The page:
Professor John Cayley | Grammalepsy: The Art of Language as Culture Goes Digital

Jun 8, 2022 | arts and humanities, trending

Original Article Reference

This SciPod is a summary of the chapter ‘At the End of Literature’, from the book Grammalepsy: Essays on Digital Language Art. doi.org/10.7273/hk5k-2350

About this episode

The term literature refers to a wide and diverse range of work, including novels, poems, plays, and essays. While literary experts agree that all literature is composed of language, they often argue about which texts can or should be considered as a part of the literature that we value. In recent years, technological advances have led to the creation of innovative works that merge language with digital media, state-of-the-art technologies and computation itself. In a fascinating book called Grammalepsy, Professor John Cayley of Brown University introduces a new theory of aesthetic linguistic practice that could shed new light on digital literature or, more comprehensively, language art.

 

 

 

This work is licensed under a Creative Commons Attribution 4.0 International LicenseCreative Commons License

What does this mean?

Share: You can copy and redistribute the material in any medium or format

Adapt: You can change, and build upon the material for any purpose, even commercially.

Credit: You must give appropriate credit, provide a link to the license, and indicate if changes were made.

More episodes

Professor John P Miller | The Importance of Compassion and Compromise in Healthy Societies

Professor John P Miller | The Importance of Compassion and Compromise in Healthy Societies

In a recent paper, Professor John P Miller discusses the importance of mutual accommodation and compassion in preserving democracies and ensuring we can tackle some of our biggest global problems. He highlights the way in which Canada has become a more tolerant, cooperative, inclusive society by emphasising the role of compromise and compassion. Using examples from education, he shows how we can nurture these qualities in children and young adults.

Dr Hong Lu | Exploring the Impact of the Death Penalty on a Convict’s Family

Dr Hong Lu | Exploring the Impact of the Death Penalty on a Convict’s Family

So far, very few research studies have investigated the effects of criminal convictions on the families of defendants. Dr Hong Lu, a Professor of Criminal Justice at University of Nevada, along with her co-authors, Dr Yudu Li and Dr Bin Liang, carried out a study examining how the family of Nian Bin, the defendant in a high-profile capital case in China who received four death sentences, managed the physical, emotional, financial, and legal challenges they faced after their relative’s conviction.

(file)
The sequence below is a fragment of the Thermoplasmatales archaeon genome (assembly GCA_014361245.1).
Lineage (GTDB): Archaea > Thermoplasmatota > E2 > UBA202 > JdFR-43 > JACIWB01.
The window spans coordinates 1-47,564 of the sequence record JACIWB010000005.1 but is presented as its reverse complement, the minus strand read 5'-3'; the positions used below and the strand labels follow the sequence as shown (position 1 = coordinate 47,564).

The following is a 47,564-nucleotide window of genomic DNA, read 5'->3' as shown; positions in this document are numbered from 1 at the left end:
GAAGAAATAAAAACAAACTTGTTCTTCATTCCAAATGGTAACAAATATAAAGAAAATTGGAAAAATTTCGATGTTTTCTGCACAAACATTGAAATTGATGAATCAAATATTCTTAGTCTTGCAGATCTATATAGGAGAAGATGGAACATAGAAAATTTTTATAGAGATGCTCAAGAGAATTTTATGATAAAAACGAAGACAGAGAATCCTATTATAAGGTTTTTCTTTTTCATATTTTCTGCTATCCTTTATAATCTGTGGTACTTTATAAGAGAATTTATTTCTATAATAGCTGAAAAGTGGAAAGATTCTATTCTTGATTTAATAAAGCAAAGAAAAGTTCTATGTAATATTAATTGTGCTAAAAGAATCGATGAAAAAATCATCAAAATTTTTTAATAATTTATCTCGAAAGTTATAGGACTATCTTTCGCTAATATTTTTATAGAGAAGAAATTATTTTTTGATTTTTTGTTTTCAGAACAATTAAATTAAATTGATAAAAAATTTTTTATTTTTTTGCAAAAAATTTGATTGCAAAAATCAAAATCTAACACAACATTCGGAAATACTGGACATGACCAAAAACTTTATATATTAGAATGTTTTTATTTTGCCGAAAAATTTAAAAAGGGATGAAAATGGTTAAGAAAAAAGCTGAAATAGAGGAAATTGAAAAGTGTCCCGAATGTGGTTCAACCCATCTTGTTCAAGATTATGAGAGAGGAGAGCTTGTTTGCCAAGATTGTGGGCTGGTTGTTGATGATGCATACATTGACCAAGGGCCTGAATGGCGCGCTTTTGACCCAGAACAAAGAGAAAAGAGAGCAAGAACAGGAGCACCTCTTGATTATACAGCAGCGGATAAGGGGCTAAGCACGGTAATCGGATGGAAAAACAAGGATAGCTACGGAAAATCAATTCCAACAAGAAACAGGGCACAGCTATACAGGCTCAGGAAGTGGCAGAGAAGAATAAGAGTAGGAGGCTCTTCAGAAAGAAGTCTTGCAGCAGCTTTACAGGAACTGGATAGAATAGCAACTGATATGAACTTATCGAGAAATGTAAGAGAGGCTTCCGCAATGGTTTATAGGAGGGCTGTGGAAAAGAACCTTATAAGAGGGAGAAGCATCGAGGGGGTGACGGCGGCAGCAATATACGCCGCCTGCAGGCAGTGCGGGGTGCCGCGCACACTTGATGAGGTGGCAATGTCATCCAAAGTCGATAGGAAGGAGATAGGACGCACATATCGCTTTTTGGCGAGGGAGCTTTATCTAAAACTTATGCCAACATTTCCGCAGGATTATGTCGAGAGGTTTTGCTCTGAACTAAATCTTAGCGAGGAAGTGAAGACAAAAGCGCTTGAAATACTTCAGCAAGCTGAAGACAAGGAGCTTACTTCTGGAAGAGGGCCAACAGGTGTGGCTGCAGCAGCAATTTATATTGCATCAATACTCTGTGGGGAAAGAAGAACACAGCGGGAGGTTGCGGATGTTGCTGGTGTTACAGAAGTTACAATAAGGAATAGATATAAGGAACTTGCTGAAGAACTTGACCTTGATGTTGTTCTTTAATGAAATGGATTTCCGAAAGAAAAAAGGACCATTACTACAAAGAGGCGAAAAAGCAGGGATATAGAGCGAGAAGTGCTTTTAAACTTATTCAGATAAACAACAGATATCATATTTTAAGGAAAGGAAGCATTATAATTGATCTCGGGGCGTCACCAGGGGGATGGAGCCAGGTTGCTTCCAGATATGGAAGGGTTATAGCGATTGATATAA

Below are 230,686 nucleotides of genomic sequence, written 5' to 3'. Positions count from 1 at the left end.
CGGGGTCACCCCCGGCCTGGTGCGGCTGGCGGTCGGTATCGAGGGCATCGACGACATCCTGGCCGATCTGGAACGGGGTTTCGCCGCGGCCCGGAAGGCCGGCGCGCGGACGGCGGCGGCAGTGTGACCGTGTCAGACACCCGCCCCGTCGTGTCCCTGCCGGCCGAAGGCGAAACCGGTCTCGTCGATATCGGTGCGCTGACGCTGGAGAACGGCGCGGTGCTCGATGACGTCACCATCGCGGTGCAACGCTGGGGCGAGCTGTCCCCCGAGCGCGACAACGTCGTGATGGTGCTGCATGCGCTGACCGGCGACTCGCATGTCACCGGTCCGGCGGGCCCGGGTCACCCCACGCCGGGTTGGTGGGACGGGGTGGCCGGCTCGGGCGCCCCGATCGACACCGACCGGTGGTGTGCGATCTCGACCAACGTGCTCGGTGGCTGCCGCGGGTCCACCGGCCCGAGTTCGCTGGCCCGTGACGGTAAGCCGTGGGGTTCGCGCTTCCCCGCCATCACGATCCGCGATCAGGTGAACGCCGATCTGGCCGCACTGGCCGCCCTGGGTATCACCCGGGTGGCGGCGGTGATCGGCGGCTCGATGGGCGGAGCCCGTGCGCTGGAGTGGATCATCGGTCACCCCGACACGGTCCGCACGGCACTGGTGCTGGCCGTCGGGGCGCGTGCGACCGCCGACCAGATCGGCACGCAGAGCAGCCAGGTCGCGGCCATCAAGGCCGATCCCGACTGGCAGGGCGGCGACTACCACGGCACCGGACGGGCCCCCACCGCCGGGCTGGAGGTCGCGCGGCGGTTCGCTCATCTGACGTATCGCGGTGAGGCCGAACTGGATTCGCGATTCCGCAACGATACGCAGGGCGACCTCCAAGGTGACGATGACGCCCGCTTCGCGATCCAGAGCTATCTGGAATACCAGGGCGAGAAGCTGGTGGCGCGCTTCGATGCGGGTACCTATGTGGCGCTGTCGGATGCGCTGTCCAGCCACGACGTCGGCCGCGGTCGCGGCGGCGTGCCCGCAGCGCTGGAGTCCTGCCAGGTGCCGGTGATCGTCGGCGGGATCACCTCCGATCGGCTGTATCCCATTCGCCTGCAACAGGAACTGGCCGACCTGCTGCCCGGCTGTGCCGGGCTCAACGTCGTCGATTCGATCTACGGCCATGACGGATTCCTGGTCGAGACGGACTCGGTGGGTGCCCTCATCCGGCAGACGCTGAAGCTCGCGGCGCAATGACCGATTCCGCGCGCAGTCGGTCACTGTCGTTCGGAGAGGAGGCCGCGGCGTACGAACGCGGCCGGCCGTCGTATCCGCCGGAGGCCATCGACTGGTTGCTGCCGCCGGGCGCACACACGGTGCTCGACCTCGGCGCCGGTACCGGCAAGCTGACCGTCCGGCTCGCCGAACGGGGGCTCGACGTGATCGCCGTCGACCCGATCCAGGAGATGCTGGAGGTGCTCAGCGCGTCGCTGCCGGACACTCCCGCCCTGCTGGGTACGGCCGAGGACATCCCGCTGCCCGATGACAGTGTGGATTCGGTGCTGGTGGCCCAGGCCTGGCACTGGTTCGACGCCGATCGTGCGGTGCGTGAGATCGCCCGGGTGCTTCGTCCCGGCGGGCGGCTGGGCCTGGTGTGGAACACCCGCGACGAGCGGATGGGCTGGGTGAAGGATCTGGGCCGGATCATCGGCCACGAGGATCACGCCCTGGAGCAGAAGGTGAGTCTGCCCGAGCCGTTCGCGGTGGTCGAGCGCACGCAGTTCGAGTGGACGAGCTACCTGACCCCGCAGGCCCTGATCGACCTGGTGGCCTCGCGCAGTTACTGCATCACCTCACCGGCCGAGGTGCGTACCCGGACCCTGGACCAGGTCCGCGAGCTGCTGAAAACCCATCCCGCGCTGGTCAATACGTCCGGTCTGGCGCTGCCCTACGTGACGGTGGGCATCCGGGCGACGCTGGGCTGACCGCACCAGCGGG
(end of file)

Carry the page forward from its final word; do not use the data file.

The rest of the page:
Dr Megan Schraedley | Reducing Political Sectarianism to Introduce Important Legislation

Dr Megan Schraedley | Reducing Political Sectarianism to Introduce Important Legislation

In the United States, public opinions have become increasingly polarised. This polarisation leads to ‘othering’, which describes how one group of people can view another group as very different from themselves and depict them in negative ways. Dr Megan Schraedley at West Chester University recently carried out a study exploring how othering arises in the context of US politics, and how it can be disrupted. Understanding how this destructive phenomenon can be disrupted could help policymakers to successfully introduce important legislation.

Dr Robert L. Walsh | Propaganda and Mass Deception Depend Upon the Tribal Mind

Dr Robert L. Walsh | Propaganda and Mass Deception Depend Upon the Tribal Mind

Propaganda is the systemic use of language with the intent to brainwash rather than to persuade. It has the subtle but pervasive power to ensnare an entire populace toward a predetermined attitude or outlook. Deceptive communication is now commonplace in this information age. Dr Robert L. Walsh recently examined how propagandists bend language for mass deception. He argued that what makes propaganda so insidious is a vestige of our prehistoric past – the Neolithic or Tribal mind.

Increase the impact of your research

• Good science communication helps people make informed decisions and motivates them to take appropriate and affirmative action.
• Good science communication encourages everyday people to be scientifically literate so that they can analyse the integrity and legitimacy of information.
• Good science communication encourages people into STEM-related fields of study and employment.
• Good public science communication fosters a community around research that includes both members of the public, policymakers and scientists.
• In a recent survey, 75% of people suggested they would prefer to listen to an interesting story than read it.

Step 1 Upload your science paper

Step 2 SciPod script written

Step 3 Voice audio recorded

Step 4 SciPod published